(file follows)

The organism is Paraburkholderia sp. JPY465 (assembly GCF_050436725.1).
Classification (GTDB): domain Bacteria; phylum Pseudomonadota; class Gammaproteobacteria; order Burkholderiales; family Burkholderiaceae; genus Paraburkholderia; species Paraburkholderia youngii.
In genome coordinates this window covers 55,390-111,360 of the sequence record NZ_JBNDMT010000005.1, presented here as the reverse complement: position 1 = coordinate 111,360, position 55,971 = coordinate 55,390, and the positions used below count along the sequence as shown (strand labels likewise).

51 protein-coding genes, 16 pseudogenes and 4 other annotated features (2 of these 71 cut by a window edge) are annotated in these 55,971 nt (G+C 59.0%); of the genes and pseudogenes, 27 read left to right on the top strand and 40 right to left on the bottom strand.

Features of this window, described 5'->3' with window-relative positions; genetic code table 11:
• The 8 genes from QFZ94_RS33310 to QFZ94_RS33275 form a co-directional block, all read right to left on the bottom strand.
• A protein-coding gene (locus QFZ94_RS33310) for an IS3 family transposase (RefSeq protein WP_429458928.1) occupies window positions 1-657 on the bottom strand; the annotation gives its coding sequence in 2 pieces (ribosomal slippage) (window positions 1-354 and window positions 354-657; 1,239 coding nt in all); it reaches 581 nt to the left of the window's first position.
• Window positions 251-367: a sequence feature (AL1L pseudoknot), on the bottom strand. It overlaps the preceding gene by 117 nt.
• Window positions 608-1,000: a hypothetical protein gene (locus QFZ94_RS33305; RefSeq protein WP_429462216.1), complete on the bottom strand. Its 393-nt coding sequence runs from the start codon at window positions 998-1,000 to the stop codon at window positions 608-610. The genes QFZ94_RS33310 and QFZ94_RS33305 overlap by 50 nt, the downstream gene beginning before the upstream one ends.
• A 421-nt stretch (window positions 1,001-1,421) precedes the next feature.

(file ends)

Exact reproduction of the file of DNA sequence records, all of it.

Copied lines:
The organism is Paraburkholderia sp. JPY465 (assembly GCF_050436725.1).
Classification (GTDB): domain Bacteria; phylum Pseudomonadota; class Gammaproteobacteria; order Burkholderiales; family Burkholderiaceae; genus Paraburkholderia; species Paraburkholderia youngii.
In genome coordinates this window covers 55,390-111,360 of the sequence record NZ_JBNDMT010000005.1, presented here as the reverse complement: position 1 = coordinate 111,360, position 55,971 = coordinate 55,390, and the positions used below count along the sequence as shown (strand labels likewise).

51 protein-coding genes, 16 pseudogenes and 4 other annotated features (2 of these 71 cut by a window edge) are annotated in these 55,971 nt (G+C 59.0%); of the genes and pseudogenes, 27 read left to right on the top strand and 40 right to left on the bottom strand.

Features of this window, described 5'->3' with window-relative positions; genetic code table 11:
• The 8 genes from QFZ94_RS33310 to QFZ94_RS33275 form a co-directional block, all read right to left on the bottom strand.
• A protein-coding gene (locus QFZ94_RS33310) for an IS3 family transposase (RefSeq protein WP_429458928.1) occupies window positions 1-657 on the bottom strand; the annotation gives its coding sequence in 2 pieces (ribosomal slippage) (window positions 1-354 and window positions 354-657; 1,239 coding nt in all); it reaches 581 nt to the left of the window's first position.
• Window positions 251-367: a sequence feature (AL1L pseudoknot), on the bottom strand. It overlaps the preceding gene by 117 nt.
• Window positions 608-1,000: a hypothetical protein gene (locus QFZ94_RS33305; RefSeq protein WP_429462216.1), complete on the bottom strand. Its 393-nt coding sequence runs from the start codon at window positions 998-1,000 to the stop codon at window positions 608-610. The genes QFZ94_RS33310 and QFZ94_RS33305 overlap by 50 nt, the downstream gene beginning before the upstream one ends.
• A 421-nt stretch (window positions 1,001-1,421) precedes the next feature.